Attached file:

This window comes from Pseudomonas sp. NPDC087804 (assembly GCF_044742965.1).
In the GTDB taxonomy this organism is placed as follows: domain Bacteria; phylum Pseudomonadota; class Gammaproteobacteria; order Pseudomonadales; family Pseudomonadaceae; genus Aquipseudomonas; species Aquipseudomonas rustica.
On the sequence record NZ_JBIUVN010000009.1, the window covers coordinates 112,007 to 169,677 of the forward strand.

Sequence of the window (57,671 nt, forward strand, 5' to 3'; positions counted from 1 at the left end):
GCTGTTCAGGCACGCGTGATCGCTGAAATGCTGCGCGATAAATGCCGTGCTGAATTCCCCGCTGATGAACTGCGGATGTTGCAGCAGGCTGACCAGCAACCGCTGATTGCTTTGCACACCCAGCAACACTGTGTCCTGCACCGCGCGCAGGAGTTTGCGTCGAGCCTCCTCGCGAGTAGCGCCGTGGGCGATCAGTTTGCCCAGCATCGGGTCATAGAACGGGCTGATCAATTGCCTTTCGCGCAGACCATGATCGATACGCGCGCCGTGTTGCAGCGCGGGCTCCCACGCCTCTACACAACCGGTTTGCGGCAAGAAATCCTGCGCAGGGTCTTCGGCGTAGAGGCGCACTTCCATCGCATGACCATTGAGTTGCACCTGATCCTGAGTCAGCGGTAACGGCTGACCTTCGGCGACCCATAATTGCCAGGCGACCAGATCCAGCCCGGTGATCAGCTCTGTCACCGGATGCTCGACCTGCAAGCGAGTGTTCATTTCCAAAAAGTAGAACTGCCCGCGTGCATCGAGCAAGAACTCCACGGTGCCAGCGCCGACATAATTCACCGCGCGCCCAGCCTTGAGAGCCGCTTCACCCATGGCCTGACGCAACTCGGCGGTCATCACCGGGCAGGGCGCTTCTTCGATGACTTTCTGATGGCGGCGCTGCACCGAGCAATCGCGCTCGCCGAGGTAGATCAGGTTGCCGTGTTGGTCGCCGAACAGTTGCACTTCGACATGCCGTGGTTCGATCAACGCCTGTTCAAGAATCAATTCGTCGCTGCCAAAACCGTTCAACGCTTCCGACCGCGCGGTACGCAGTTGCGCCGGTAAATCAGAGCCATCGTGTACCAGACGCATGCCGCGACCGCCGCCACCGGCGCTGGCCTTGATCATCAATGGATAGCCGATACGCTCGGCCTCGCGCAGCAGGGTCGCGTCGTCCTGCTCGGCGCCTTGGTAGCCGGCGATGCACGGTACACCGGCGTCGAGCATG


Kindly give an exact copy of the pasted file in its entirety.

This window comes from Pseudomonas sp. NPDC087804 (assembly GCF_044742965.1).
In the GTDB taxonomy this organism is placed as follows: domain Bacteria; phylum Pseudomonadota; class Gammaproteobacteria; order Pseudomonadales; family Pseudomonadaceae; genus Aquipseudomonas; species Aquipseudomonas rustica.
On the sequence record NZ_JBIUVN010000009.1, the window covers coordinates 112,007 to 169,677 of the forward strand.

Sequence of the window (57,671 nt, forward strand, 5' to 3'; positions counted from 1 at the left end):
GCTGTTCAGGCACGCGTGATCGCTGAAATGCTGCGCGATAAATGCCGTGCTGAATTCCCCGCTGATGAACTGCGGATGTTGCAGCAGGCTGACCAGCAACCGCTGATTGCTTTGCACACCCAGCAACACTGTGTCCTGCACCGCGCGCAGGAGTTTGCGTCGAGCCTCCTCGCGAGTAGCGCCGTGGGCGATCAGTTTGCCCAGCATCGGGTCATAGAACGGGCTGATCAATTGCCTTTCGCGCAGACCATGATCGATACGCGCGCCGTGTTGCAGCGCGGGCTCCCACGCCTCTACACAACCGGTTTGCGGCAAGAAATCCTGCGCAGGGTCTTCGGCGTAGAGGCGCACTTCCATCGCATGACCATTGAGTTGCACCTGATCCTGAGTCAGCGGTAACGGCTGACCTTCGGCGACCCATAATTGCCAGGCGACCAGATCCAGCCCGGTGATCAGCTCTGTCACCGGATGCTCGACCTGCAAGCGAGTGTTCATTTCCAAAAAGTAGAACTGCCCGCGTGCATCGAGCAAGAACTCCACGGTGCCAGCGCCGACATAATTCACCGCGCGCCCAGCCTTGAGAGCCGCTTCACCCATGGCCTGACGCAACTCGGCGGTCATCACCGGGCAGGGCGCTTCTTCGATGACTTTCTGATGGCGGCGCTGCACCGAGCAATCGCGCTCGCCGAGGTAGATCAGGTTGCCGTGTTGGTCGCCGAACAGTTGCACTTCGACATGCCGTGGTTCGATCAACGCCTGTTCAAGAATCAATTCGTCGCTGCCAAAACCGTTCAACGCTTCCGACCGCGCGGTACGCAGTTGCGCCGGTAAATCAGAGCCATCGTGTACCAGACGCATGCCGCGACCGCCGCCACCGGCGCTGGCCTTGATCATCAATGGATAGCCGATACGCTCGGCCTCGCGCAGCAGGGTCGCGTCGTCCTGCTCGGCGCCTTGGTAGCCGGCGATGCACGGTACACCGGCGTCGAGCATG